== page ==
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Compare the reactivity order towards SN1 reaction for:

  1. (2-chloropropan-2-yl)cyclopropane
  2. $\ce{CH3OCH2Cl}$
  3. $\ce{Ph3CCl}$

Owing to the exceptional stability of cyclopropyl ethyl carbocation (see), obviously it should be on the top.

We did this question in class and my teacher told me that option 2 is more reactive than option 3, because the carbocation formed in the case of 2 is more stable. However, I couldn't quite understand the reason for it.

Anyway, I searched more for this and found the following table in March's 7th edition, page 425:

enter image description here

According to this table $\ce{Ar3CX > CH3OCH2X}$ in terms of reactivity towards SN1.

Today, I went to my teacher with this data and asked him about it. He told me that things in March can be wrong sometimes, I should rather check some other sources and prove it to him.

So I'd like to know what is the actual order, is 2 more reactive than 3, or vice-versa? (please mention your source) And why?

I have also checked Peter Skyes' and Morrison Boyd's, Clayden's book but it's not given there.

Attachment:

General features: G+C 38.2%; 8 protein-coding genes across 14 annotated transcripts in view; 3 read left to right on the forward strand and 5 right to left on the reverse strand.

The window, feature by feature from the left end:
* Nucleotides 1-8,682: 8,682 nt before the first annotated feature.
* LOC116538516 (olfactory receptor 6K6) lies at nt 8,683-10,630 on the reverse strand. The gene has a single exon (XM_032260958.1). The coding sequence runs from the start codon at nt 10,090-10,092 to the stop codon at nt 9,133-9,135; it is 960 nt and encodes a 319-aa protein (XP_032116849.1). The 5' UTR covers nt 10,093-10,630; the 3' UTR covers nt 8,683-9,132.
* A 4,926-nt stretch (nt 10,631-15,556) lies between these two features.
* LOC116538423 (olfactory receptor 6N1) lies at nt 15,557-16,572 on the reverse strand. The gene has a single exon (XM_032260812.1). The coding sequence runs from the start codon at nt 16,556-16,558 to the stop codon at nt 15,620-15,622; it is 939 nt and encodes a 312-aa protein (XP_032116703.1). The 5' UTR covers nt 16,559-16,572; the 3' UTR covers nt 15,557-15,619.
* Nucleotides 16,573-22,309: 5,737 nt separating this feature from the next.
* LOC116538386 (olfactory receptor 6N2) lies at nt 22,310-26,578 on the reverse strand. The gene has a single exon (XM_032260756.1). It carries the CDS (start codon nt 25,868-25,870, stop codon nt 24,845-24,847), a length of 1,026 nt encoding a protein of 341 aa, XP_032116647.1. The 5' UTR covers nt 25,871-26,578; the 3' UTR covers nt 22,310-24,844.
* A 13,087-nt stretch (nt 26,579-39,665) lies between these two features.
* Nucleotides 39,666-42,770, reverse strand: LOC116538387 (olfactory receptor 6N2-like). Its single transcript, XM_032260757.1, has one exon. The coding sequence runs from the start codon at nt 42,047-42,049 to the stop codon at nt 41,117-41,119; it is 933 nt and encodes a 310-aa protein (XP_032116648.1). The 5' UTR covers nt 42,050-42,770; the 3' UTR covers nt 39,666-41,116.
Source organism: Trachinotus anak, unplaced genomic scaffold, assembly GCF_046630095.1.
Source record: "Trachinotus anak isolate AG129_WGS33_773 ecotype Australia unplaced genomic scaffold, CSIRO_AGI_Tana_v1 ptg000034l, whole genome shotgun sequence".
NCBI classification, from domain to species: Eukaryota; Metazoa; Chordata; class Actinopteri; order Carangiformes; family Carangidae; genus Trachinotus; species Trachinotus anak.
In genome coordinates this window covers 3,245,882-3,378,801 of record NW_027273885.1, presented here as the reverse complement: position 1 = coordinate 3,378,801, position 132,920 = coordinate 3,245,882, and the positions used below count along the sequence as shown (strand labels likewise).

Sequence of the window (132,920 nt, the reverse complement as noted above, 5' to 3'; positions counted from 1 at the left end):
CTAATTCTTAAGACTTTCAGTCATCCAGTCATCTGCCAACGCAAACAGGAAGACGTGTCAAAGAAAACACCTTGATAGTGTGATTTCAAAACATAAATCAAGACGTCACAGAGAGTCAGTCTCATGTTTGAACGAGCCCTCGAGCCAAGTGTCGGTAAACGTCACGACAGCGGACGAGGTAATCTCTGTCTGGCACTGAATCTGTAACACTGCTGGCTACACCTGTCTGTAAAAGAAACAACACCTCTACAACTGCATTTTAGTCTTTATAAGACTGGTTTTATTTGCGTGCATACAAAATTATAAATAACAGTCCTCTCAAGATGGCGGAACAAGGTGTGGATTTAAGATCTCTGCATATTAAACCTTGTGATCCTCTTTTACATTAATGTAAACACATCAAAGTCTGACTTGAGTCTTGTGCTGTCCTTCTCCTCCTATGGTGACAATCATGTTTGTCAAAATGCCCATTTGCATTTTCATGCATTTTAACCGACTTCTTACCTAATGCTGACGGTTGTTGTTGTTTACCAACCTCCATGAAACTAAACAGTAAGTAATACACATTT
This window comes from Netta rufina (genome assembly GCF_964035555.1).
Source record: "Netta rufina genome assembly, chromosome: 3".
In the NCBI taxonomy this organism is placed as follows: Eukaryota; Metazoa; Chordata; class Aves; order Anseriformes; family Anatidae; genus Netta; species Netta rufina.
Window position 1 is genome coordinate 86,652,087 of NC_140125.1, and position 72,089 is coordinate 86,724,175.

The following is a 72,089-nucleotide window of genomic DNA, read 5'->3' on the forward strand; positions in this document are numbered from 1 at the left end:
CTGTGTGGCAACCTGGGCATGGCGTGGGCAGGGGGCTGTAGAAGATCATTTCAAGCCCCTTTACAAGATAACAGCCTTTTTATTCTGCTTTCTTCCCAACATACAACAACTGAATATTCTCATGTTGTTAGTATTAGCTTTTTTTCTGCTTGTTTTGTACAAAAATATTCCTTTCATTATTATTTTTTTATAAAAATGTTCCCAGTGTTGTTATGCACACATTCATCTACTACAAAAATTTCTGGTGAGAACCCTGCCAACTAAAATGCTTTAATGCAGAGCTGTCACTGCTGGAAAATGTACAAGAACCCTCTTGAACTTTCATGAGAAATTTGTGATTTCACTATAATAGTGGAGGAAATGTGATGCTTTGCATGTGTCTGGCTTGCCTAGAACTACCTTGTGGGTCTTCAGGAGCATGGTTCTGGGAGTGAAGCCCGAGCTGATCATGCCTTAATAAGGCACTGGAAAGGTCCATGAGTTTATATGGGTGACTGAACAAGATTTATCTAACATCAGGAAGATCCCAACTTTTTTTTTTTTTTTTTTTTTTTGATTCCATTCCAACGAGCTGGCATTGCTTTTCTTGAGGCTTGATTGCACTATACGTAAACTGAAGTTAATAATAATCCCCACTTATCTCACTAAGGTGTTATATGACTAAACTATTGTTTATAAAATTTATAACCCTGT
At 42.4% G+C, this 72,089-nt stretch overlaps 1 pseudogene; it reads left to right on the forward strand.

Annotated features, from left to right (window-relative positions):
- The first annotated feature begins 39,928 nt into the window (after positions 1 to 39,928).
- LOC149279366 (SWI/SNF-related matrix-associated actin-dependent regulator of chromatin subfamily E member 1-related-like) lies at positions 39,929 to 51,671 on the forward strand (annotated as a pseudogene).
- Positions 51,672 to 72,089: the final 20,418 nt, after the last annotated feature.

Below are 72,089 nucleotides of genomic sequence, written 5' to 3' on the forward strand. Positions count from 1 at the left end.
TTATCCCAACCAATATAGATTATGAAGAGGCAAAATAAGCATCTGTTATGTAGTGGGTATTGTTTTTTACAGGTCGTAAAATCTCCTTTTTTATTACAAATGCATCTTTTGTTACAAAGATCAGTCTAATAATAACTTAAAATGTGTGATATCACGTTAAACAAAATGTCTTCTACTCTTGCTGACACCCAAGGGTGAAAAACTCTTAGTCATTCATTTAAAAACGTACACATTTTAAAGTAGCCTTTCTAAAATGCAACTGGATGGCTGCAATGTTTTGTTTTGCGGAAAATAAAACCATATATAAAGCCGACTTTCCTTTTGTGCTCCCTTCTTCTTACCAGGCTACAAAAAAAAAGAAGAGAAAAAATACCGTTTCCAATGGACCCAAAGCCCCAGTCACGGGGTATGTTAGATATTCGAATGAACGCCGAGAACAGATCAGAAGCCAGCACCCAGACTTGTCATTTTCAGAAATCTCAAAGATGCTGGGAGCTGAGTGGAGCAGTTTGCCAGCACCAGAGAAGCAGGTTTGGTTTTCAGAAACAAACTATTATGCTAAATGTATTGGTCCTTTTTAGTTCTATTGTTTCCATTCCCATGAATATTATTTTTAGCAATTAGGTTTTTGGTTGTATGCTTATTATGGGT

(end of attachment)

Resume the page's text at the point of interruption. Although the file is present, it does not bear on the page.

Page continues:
This issue has been discussed previously on the site but no concrete conclusion has been reached.

Jan's answer suggests that $\ce{CH3OCH2Cl}$ should be more reactive than trityl chloride.

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  • $\begingroup$ Unfortunately, a table like this is not super helpful. What are the reaction conditions? Solvent? What is your nucleophile? All of these factors can influence the rate of reactivity. Also, it is incorrect to say that a stabilized cation increases the rate of an SN1 reaction. That is a shortcut obtained by applying the Hammond Postulate. Here, you are assuming that dissociation is rate limiting and endothermic, and therefore, the transition state is late and cation-like. Therefore, factors that stabilize cations will lower the energy of the transition state and increase rate. $\endgroup$ – Zhe Apr 27 '18 at 2:42
  • $\begingroup$ The reaction the rate with 2 is higher than you thing is because the intermediate transition state is stabilized by donation of electron density from the adjacent oxygen. By the Hammond Postulate, the transition state is late and electron density will lower the barrier to reactivity. $\endgroup$ – Zhe Apr 27 '18 at 2:43
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    $\begingroup$ In the table under Sn2, shouldn't the first three groups be in the opposite order because of steric hindrance? $\endgroup$ – FreakyLearner May 10 '18 at 18:03

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